Robot designed to shoo birds attracts interest
NEW ORLEANS -- A Tennessee entrepreneur has licensed for commercial development the Scarebot, a small solar-powered boat developed by the LSU Agricultural Center and designed to chase cormorants, pelicans and other birds from farmers' catfish and crawfish ponds.
RSPB expresses anger at wild bird killings
Wildlife conservation group the RSPB has expressed concern over the high number of wild birds illegally killed in Tayside.
Rescuers untangle eaglet from line
Flyer, the eaglet that got its leg caught on a fishing line inside a nest, is free again after a dramatic rescue Thursday.
Wounded eagle finds temporary home in Antigo
ANTIGO, Wis.— A thirty-five day old storm victim from Kentucky rests comfortably in Antigo at Raptor Education Group, Inc. under the care of Marge and Don Gibson, thanks to an incredible foster parent program.
$4.3 Million for Neotropical Migratory Birds and Habitat Conservation
The U.S. Fish and Wildlife Service announced today more than $4.3 million in grants for 34 projects that will support neotropical migratory bird conservation throughout the Western Hemisphere.
Bird song variations illustrate evolution of language: NZ study
If music be the food of love, then some birds can go hungry if they sing the wrong song among their own species, new research from New Zealand showed.
The study by Massey University showed that the native North Island saddleback has developed such distinctive regional songs in the last 50 years that they can be incomprehensible to members of their own species.
Neb. quarantines 3 flocks of birds because of flu
LINCOLN, Neb. — State Agriculture officials plan to slaughter three quarantined flocks of birds in southeast Nebraska to prevent the spread of avian flu.
RSPB: Mild weather brings first eggs for peregrines and goshawks
Birds are nesting early, according to hidden cameras around the country that show show peregrines and goshawks already on eggs.
Leonardo da Vinci would love this robo-bird
Bird flight has fascinated mankind for centuries. German-based Festo now says it has deciphered it by building a robot seagull that flies like the real thing.
SmartBird is inspired by the herring gull and can take off by flapping its wings, and flying and landing autonomously. It moves by flapping and twisting its wings like a gull, and turns its head to steer--see the video below.
Roaming Cats Pose Big Threat to Bird Populations, Study Finds
It's an old adage that news happens when "man bites dog" and not when "dog bites man." But here's a pet-related fact that is generating news: cats kill birds -- a lot of them.
Many cat owners are familiar with the "presents" that feline friends leave on doorsteps after a night on the prowl -- a bird's head or a dead mouse. All those cats have a giant cumulative effect, killing anywhere from 500 million to a billion birds every year, according to estimates from the American Bird Conservancy.
Spring Alive 2011 ready to fly, with some bright and brand new feathers
BirdLife and its Partners have announced the start of Spring Alive 2011: a European-wide project that invites families with young children to communicate their first personal observations of migratory birds arriving near their home.
Participants are encouraged to add their observations to the Spring Alive 2011 website, where tens of thousands of sightings will contribute to an online map, allowing visitors to track the arrival of migratory birds across Europe as the season pans out.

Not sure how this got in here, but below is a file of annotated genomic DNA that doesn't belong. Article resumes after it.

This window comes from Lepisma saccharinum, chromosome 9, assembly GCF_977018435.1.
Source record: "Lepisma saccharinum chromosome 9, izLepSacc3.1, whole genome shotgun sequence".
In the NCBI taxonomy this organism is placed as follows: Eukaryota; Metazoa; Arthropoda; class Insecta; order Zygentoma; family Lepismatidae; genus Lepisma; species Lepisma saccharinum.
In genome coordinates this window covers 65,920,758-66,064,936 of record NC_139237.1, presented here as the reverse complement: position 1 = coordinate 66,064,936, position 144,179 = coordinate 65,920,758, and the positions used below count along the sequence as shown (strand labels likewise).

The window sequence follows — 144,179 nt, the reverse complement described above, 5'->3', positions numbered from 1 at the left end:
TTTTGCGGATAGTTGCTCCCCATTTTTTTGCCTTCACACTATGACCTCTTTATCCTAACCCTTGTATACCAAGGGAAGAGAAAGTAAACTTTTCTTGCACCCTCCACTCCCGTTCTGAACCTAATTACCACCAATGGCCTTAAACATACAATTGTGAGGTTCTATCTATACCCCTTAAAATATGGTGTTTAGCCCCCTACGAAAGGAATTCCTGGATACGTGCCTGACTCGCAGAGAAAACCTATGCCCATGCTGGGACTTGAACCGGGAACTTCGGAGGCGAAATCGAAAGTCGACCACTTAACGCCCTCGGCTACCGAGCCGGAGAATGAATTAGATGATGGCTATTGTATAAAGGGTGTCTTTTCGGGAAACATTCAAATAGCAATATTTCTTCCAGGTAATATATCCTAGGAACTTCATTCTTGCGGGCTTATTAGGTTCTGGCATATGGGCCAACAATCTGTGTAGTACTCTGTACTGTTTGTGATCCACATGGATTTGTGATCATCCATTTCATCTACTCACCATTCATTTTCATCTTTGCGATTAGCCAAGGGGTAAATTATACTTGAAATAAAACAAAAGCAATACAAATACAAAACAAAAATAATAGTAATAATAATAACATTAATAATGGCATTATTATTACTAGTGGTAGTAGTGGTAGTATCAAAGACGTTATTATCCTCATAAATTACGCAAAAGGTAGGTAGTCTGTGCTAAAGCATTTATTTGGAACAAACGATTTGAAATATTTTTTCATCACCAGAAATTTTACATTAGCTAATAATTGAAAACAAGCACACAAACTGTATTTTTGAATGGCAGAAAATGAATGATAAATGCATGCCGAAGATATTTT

Mass bird deaths rare, not apocalyptic: experts
Birds falling out of the sky in the United States and Sweden are freak examples of the kind of mass animal deaths, from beached whales to deluges of frogs, that have unusual but not apocalyptic causes, experts say
How to attract birds to your yard
It's Christmas day and a great time to enjoy family and friends.
With all the hustle and bustle, holidays can also be stressful. Take time to relax and enjoy the wonders of nature. After the recent freezes, our winter landscapes may appear bare and bleak to us, but they provide a perfect refuge for our feathered friends.
Dozens Flock To Central Park For Annual Bird Count
According to this year's tally, experts say 6,220 birds of 59 different species are making the trees of Central Park home.
Building your own bird feeder is often better
Each year at this time, I discuss the feeding of birds. It is worthwhile to provide some information on how to do it.
While there are many nice feeders available in stores, one of the feeders in your yard should have a large floor area and be open to the sky, like the one shown here. This will be visible to birds as they fly by and serves as a sort of advertisement that food is available.
Thought extinct in the 1940s, bird found on U.S. soil
A bird once thought extinct and then found only in two breeding sites in Japan has turned up on U.S. soil. Nests of the endangered Short-tailed Albatross have been discovered on two tiny islands in the northwestern Hawaiian islands. Previously the birds were only known to nest on Torishima and Senkaku islands in Japan.
Even birds have personalities
It is well known that animals have personalities, but it may come as a surprise to many to learn that birds also do.
For instance, individual birds vary in their levels of curiosity, with distinctions being made between 'fast' and 'slow' explorers.
A considerable body of research has examined the differences between fast and slow birds but the levels of stress hormones (glucocorticoids) have not previously been investigated, although these hormones are known to be important in a number of aspects of bird behaviour.
New Airplane Design Mimics a Seagull
An attempt to redesign the airplane resulted in a surprising craft, one that mimicked a familiar, if much smaller, flyer: a seagull.
In a bid to increase the energy efficiency of the familiar tube-with-wings architecture, Joachim Huyssen, of Northwest University in South Africa, began by thinking about the basic principles of aerodynamics, according to his collaborator, Geoffrey Spedding, of the University of Southern California.
Hong Kong diagnoses first human bird flu case in 7 years